Pops has a big stamp collection as well and, do you know, I have no idea where he gets those stamps from because the only people I know who live abroad are my sister, Birdie and Aunt Martha and I know Birdie doesn’t write to him and Aunt Martha and Pops don’t even speak to each other let alone write, they hate each other so.   Pops knows I want to go to England for six months so I can study at the same dance school as Birdie and Mammie will only agree to my going if I stay with Aunt Martha. 

 

It was my Pops who first called Aunt Martha the “White Witch of Paddington” hinting that she was like Annie Palmer, a well known, but evil woman, from Jamaica’s past. 

 

Annie Palmer was known as the “White Witch of Rose Hall” and married John Palmer who owned a Great House, called Rose Hall, which had been built at great expense on a hillside overlooking their vast plantation and the Caribbean. 

 

Annie Palmer practised Obeah, smoked ganja, drank heavily and was often seen dancing naked in the moonlight.  She also tortured her slaves, murdered three previous husbands – poisoning one, stabbing another and then, if that wasn’t enough, poured boiling oil into his ears, and she strangled the third husband.  Eventually one of her slaves murdered her in her bed.

 

I didn’t think there was that much similarity between Aunt Martha and Annie Palmer, except maybe their height, Annie Palmer was 4’ 11” and Aunt Martha’s not much more, but Pops said if I was ever unlucky enough to get to know Aunt Martha better,  I’d be able to work out for myself the similarities between them.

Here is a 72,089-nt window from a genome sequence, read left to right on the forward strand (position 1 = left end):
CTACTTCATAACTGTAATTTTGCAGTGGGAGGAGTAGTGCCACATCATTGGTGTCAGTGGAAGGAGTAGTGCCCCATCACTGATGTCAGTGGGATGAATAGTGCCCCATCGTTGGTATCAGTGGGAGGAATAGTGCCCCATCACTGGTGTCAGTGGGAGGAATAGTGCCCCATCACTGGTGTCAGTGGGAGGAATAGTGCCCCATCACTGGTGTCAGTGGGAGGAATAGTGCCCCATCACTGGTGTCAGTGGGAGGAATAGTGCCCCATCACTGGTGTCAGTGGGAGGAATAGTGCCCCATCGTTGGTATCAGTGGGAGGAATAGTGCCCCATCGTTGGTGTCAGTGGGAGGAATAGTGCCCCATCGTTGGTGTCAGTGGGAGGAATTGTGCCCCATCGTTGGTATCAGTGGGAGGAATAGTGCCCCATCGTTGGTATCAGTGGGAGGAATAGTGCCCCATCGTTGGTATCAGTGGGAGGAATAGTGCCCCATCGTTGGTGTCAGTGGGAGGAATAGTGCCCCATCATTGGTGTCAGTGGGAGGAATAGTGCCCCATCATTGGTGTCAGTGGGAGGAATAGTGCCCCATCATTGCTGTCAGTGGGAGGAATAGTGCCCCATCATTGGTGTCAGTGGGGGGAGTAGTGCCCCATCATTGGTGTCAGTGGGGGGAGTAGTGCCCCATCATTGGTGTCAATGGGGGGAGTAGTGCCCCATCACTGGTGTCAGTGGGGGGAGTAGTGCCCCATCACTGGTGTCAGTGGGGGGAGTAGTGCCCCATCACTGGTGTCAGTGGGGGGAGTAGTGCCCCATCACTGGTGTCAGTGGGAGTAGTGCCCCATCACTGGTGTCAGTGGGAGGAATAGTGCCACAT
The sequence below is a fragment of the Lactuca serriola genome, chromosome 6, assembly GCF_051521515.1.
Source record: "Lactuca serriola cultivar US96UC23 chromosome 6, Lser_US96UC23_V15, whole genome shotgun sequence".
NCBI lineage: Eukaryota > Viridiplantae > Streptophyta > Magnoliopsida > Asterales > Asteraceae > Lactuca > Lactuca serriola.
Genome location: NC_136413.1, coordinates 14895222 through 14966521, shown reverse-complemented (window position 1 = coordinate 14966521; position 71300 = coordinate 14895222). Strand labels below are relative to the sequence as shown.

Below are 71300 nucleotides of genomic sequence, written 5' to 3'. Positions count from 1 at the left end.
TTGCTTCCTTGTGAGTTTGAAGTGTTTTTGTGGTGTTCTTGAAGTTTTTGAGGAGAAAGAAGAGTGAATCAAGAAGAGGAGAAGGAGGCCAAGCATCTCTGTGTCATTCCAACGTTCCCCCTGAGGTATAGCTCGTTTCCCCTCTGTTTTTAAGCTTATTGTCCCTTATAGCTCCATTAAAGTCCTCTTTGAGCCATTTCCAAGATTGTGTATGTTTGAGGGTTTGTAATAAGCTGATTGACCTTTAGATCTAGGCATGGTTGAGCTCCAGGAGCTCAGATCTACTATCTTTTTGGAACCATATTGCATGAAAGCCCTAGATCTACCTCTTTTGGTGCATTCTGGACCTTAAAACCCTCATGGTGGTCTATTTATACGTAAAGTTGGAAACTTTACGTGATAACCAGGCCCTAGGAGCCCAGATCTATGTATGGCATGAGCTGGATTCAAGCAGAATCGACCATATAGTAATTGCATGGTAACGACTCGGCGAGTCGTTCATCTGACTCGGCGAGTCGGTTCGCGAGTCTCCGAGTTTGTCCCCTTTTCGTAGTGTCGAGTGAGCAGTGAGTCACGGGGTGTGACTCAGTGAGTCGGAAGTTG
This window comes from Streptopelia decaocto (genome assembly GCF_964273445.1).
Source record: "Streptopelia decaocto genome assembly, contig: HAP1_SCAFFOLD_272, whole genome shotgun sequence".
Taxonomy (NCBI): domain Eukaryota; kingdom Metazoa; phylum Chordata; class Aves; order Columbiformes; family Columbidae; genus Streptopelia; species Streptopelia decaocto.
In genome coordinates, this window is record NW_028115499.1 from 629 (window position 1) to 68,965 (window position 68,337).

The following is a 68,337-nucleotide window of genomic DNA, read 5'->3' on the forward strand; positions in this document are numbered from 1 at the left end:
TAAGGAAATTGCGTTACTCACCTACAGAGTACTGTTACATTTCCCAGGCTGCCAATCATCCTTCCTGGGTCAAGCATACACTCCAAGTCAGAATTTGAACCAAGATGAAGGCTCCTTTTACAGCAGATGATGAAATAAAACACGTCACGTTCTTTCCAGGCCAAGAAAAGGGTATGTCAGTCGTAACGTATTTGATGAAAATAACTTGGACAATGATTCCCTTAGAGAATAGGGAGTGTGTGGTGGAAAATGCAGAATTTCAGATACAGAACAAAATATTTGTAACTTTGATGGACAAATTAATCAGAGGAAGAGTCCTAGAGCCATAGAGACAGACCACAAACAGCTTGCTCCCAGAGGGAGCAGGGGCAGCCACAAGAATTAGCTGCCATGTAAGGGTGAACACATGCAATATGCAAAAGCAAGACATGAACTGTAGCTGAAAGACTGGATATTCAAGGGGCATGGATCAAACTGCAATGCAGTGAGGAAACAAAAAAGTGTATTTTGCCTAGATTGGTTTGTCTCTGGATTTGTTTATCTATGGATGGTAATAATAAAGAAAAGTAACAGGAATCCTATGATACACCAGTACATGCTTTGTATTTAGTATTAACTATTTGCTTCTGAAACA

“Don’t trust her, particularly if she’s being nice, because she’s bound to be plotting something” he once told me.

 

On the front cover of Pops scrapbook are photographs of all of us at various stages in our lives, usually to do with a religious occasion. 

 

There’s one of Birdie being confirmed, Chickie cradling her son, Maurice, after he had been baptised, and a separate one of Dolly, Ruby, Pearl and me, after we’d made our First Holy Communion wearing our long white dresses with wreaths in our hair, and a beautiful wedding photograph of Boysie and Minah and all the family outside the Holy Trinity Cathedral.  But in pride of place, right in the middle of us all is a cutting from the London Evening News.

 

Pops’ hero is Marcus Garvey.  He gets his cuttings from the supply of old newspapers he keeps to wrap the meat in that he sells.

 

 

Extract from Marcus Garvey’s Speech to an audience at The Royal Albert Hall, London, 1928